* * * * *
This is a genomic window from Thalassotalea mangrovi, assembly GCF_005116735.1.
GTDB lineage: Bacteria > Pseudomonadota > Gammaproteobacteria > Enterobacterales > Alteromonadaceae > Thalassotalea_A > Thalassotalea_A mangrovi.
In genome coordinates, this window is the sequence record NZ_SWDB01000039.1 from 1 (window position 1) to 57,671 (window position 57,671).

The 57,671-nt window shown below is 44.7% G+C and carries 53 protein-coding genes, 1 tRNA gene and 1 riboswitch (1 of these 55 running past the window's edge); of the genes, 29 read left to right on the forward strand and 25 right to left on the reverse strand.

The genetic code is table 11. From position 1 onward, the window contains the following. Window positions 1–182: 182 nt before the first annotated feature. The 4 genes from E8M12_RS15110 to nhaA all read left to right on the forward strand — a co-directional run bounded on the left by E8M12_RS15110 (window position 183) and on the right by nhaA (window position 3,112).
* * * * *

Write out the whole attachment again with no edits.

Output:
This is a genomic window from Thalassotalea mangrovi, assembly GCF_005116735.1.
GTDB lineage: Bacteria > Pseudomonadota > Gammaproteobacteria > Enterobacterales > Alteromonadaceae > Thalassotalea_A > Thalassotalea_A mangrovi.
In genome coordinates, this window is the sequence record NZ_SWDB01000039.1 from 1 (window position 1) to 57,671 (window position 57,671).

The 57,671-nt window shown below is 44.7% G+C and carries 53 protein-coding genes, 1 tRNA gene and 1 riboswitch (1 of these 55 running past the window's edge); of the genes, 29 read left to right on the forward strand and 25 right to left on the reverse strand.

The genetic code is table 11. From position 1 onward, the window contains the following. Window positions 1–182: 182 nt before the first annotated feature. The 4 genes from E8M12_RS15110 to nhaA all read left to right on the forward strand — a co-directional run bounded on the left by E8M12_RS15110 (window position 183) and on the right by nhaA (window position 3,112).